There can be many major strategies in the area of human resources and relationships. They deal with such topics as union relations. Compensation, selection, hiring, training, and appraisal, as well as with special areas such as job enrichment.

Public Relations

Strategies in this area can hardly be independent; they must support other major strategies and efforts. They must also be designed in the light of the company‘s type of business, its closeness to the public, and its susceptibility to regulation by government agencies. In any area, strategies can be developed only if the right questions are asked. While no set of strategies can be formulated that will fit all organizations and situations, certain key questions will help any company discover what its strategies should be. The right questions will lead to answers. As examples, some key questions are presented below for two major strategic areas: products or services and marketing. With a little thought, you can devise key questions for other major strategic areas.

Products or Services

A business exists to furnish products or services. In a very real sense, profits are merely a measure-although an important one-of how well a company serves its customers. New products or services, more than any other single factor, determine what an enterprise is or will be.

The key questions in this area can summarized as follows:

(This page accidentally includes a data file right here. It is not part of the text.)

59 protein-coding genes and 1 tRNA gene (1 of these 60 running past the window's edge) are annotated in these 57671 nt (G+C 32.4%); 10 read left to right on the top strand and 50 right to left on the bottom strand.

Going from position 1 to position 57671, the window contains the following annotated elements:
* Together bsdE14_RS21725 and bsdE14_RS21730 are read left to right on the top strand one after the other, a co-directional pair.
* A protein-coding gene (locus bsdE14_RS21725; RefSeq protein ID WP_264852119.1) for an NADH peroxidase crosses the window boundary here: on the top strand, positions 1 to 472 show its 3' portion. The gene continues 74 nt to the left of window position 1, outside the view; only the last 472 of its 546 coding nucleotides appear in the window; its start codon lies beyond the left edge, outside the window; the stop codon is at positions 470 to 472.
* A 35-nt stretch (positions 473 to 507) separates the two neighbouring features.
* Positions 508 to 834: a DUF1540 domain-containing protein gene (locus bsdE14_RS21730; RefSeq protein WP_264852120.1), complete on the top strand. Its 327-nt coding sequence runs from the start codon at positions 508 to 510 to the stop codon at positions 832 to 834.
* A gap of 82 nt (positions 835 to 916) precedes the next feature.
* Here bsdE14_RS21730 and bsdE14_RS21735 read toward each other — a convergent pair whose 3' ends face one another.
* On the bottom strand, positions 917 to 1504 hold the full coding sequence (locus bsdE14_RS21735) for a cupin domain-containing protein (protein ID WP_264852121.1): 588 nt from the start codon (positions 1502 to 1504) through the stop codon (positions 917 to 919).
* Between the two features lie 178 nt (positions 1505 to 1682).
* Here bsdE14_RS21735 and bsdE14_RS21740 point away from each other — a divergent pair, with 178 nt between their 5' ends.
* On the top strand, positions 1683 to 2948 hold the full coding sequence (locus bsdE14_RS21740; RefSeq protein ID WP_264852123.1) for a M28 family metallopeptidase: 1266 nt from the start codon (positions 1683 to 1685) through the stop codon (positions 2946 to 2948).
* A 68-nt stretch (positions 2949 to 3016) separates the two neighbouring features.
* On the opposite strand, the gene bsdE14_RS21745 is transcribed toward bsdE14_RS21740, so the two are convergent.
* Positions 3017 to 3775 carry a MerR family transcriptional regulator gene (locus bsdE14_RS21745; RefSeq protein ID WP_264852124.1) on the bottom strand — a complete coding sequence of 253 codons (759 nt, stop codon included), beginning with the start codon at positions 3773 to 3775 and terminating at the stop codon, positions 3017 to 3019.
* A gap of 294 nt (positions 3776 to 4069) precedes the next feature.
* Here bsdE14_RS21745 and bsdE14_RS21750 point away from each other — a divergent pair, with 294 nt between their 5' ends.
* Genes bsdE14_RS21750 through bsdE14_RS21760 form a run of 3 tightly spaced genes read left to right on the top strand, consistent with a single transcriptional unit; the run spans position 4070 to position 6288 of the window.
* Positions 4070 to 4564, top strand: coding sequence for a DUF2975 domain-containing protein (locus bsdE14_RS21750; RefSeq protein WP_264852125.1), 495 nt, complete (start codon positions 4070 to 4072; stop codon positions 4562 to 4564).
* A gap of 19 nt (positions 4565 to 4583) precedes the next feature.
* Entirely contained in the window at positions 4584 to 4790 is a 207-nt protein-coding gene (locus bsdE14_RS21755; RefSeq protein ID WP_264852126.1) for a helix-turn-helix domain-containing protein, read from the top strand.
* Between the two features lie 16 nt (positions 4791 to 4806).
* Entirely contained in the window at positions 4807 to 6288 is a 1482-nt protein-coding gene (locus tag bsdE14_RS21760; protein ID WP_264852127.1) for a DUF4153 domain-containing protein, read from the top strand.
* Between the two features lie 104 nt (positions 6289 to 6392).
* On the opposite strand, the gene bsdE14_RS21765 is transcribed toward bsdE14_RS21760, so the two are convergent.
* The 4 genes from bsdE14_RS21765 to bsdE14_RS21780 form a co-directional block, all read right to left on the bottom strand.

• What is our business?
  • Who are our customers?
  • What do our customers want?
  • How much will our customers buy and at what price?
  • Do we wish to be a product leader?
  • Do we wish to develop our own new products?
  • What advantages do we have in serving customer needs?
  • How should we respond to existing and potential competition?
  • How far can we go in serving customer needs?
  • What Profits can we expect?
  • What basic form should our strategy take?

Marketing

Marketing strategies are designed to guide managers in getting products or services to customers and in encouraging customers to buy. Marketing strategies are closely related to product strategies; they must be interrelated and mutually supportive. As a matter of fact, Peter Drucker regards the two basic business functions as innovation (e.g., the creation of new goods or services) and marketing. A business can scarcely survive without at least one of these functions and preferably both.

The key questions that serve as guides for establishing a marketing strategy are these:

  • Where are our customers, and why do they buy?
  • How do our customers buy?
  • How is it best for us to sell?
  • Do we have something to offer that competitors do not?
  • Do we wish to take legal steps to discourage competition?
  • Do we need, and can we supply , supporting services?
  • What are the best pricing strategy and policy for our operation?